"Events like this matter greatly because they build support and generate a guide for countries that do not have all the tools and machines for work and simulations," Londoño-Navarro said.
The workshop included a challenge project that gave participants the opportunity to sport their scientific creativity as different teams designed a device that captures carbon-based particles released during energy usage.
"We were quite proud that they learned practical tools, something new and exciting, for their individual research," Hennig said.
Workshop attendees study chemistry, physics, materials science, mechanical engineering, civil engineering, and chemical engineering. Most students knew about high-performance computing and were exposed to supercomputing at their universities, but as many as 90 percent did not have access to systems of the scale provided by Ranger.
The organizing committee chose TACC's Ranger supercomputer as the primary HPC resource because committee members have a lot of experience on it, and it is large enough to accommodate 40 students running jobs at the same time.
The workshop included a challenge project that gave participants like Kenneth Hernandez-Burgos, a graduate student at Cornell University, the opportunity to sport their scientific creativity as different teams designed a device that captures carbon-based particles released during energy usage.
"I'm very competitive, so I liked the challenge topic," Hernandez-Burgos said. "Because I had already worked with organic materials, I tried to help others, but everybody figured out how to obtain excellent results."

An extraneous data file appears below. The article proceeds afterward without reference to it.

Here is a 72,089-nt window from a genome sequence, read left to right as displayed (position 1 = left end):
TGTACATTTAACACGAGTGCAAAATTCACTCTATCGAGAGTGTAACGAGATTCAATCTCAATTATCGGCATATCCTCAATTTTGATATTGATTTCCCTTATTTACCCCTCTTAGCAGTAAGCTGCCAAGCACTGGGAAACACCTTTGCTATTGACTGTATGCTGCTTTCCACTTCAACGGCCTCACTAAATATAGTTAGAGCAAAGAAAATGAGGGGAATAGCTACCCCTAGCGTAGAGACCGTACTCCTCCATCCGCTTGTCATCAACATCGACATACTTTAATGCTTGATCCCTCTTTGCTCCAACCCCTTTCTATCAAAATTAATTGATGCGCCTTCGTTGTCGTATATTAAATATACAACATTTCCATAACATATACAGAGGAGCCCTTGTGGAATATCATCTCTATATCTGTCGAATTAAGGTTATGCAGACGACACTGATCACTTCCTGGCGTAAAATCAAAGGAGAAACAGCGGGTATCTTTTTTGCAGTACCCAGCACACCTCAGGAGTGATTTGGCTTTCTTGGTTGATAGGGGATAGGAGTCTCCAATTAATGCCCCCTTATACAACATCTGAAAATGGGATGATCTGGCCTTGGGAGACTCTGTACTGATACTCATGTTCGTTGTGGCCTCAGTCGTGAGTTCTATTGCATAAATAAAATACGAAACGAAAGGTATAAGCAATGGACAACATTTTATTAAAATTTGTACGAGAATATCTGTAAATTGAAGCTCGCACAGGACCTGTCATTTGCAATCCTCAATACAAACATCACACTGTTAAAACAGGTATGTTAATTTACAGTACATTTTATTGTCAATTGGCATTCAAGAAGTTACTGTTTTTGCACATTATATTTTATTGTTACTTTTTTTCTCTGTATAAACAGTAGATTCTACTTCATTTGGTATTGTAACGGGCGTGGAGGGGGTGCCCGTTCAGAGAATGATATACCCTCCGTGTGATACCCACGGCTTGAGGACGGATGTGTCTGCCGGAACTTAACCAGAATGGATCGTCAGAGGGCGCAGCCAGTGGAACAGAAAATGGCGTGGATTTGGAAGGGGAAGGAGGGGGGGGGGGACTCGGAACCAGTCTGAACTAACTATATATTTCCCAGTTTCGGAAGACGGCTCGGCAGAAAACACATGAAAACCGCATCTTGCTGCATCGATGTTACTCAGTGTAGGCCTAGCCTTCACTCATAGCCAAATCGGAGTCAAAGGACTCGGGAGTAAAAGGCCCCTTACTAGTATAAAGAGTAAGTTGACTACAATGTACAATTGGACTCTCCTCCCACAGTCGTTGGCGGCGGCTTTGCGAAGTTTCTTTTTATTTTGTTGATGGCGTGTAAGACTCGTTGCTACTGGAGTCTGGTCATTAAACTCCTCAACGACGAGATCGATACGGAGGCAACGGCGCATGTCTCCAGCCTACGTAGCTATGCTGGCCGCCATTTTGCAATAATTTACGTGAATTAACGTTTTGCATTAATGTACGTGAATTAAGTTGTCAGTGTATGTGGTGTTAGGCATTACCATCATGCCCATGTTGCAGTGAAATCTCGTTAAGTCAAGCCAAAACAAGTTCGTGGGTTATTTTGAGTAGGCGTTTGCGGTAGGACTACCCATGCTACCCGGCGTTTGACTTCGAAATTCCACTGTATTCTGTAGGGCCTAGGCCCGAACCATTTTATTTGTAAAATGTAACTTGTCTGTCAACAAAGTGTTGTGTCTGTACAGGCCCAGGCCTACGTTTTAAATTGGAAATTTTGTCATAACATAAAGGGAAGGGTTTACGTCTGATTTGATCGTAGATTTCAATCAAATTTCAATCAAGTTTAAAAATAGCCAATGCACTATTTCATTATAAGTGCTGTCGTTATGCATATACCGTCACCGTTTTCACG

Each participant described their individual research projects to the rest of the workshop attendees. They received feedback from other students and instructors.
"A memorable moment was when I presented my research project," said Hernandez-Burgos. "Even though it only took ten minutes, I enjoyed it because it was the first time that I presented myself as a scientist."
Hennig and the other organizers had hoped that the students would make a connection with each other at an early stage in their career. And according to Londoño-Navarro, bonds were created between students, researchers and scientists.
"I feel privileged to have been able to attend and meet people with such comprehension, experience and knowledge from so many different places," she continued. "And as a woman, it is also a very important role for me because in many countries around the world, women are just starting to emerge in the science fields."
Hennig and the committee members believe that supercomputers are necessary for all of the students who attended the workshop in Chile.
"They may not have complete access to advanced computing resources today, but they will need them in the near future," Hennig said. "Maybe in five to 10 years, these students will reconnect to make a workshop for the following generation of students to show them where they can go in life, learning about this kind of science."
April 11, 2012